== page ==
Showing posts from March, 2016

Using random effects models in prediction problems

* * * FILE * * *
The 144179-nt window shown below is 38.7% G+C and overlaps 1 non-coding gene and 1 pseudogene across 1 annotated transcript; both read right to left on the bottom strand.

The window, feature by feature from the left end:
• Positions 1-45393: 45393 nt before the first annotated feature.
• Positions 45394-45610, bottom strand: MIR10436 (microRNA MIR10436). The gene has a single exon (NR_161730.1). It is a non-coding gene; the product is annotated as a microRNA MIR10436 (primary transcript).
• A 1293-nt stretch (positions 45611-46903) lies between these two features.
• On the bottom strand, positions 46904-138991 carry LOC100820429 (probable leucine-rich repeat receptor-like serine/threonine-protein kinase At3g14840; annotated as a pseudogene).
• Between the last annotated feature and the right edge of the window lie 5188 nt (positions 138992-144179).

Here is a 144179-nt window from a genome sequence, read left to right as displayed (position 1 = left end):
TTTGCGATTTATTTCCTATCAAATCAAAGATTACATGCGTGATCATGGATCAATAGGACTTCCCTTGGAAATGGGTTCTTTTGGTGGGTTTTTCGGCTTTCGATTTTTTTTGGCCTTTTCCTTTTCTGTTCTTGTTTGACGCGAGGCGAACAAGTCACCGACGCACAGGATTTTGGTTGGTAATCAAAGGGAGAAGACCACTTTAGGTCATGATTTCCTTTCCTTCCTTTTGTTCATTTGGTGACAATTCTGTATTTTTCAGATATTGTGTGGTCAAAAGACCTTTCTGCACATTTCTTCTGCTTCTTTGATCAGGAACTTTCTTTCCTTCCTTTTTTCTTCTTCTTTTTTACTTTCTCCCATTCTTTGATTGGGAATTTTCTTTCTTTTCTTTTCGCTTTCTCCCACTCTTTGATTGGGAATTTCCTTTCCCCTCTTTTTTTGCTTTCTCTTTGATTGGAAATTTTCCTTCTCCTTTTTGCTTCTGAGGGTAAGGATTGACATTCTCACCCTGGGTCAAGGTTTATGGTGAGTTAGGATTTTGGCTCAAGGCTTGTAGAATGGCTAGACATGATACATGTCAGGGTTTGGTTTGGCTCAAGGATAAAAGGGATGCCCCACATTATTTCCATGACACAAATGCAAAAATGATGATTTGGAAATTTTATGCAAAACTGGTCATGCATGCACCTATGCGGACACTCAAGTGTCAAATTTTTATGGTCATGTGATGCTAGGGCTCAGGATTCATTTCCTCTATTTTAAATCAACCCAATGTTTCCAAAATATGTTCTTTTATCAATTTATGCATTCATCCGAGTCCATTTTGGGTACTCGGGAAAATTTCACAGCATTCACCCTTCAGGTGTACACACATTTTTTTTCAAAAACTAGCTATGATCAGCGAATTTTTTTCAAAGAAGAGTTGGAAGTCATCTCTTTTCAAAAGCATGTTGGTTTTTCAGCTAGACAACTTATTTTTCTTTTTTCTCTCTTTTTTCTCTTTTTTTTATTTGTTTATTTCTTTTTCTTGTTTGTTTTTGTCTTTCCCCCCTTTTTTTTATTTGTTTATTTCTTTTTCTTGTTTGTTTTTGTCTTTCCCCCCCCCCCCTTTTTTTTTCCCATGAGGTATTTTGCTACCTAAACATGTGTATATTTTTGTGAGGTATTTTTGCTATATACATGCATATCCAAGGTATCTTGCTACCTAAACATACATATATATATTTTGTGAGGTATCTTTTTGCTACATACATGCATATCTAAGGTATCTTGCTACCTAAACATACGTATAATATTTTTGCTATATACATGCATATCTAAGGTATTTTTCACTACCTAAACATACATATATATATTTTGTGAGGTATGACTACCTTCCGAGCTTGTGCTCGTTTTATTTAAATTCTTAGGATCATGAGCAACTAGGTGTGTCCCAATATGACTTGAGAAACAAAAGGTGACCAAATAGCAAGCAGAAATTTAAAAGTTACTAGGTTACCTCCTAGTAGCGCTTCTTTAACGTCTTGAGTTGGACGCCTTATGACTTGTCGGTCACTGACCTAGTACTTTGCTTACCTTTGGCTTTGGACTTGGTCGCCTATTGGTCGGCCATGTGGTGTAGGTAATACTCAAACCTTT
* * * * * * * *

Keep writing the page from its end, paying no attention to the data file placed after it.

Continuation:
by NICHOLAS A. JOHNSON, ALAN ZHAO, KAI YANG, SHENG WU, FRANK O. KUEHNEL, and ALI NASIRI AMINI In this post, we give a brief introduction to random effects models, and discuss some of their uses. Through simulation we illustrate issues with model fitting techniques that depend on matrix factorization. Far from hypothetical, we have encountered these issues in our experiences with "big data" prediction problems. Finally, through a case study of a real-world prediction problem, we also argue that Random Effect models should be considered alongside penalized GLM's even for pure prediction problems. Random effects models are a useful tool for both exploratory analyses and prediction problems. We often use statistical models to summarize the variation in our data, and random effects models are well suited for this — they are a form of ANOVA after all. In prediction problems these models can summarize the variation in the response, and in the process produce a form of ada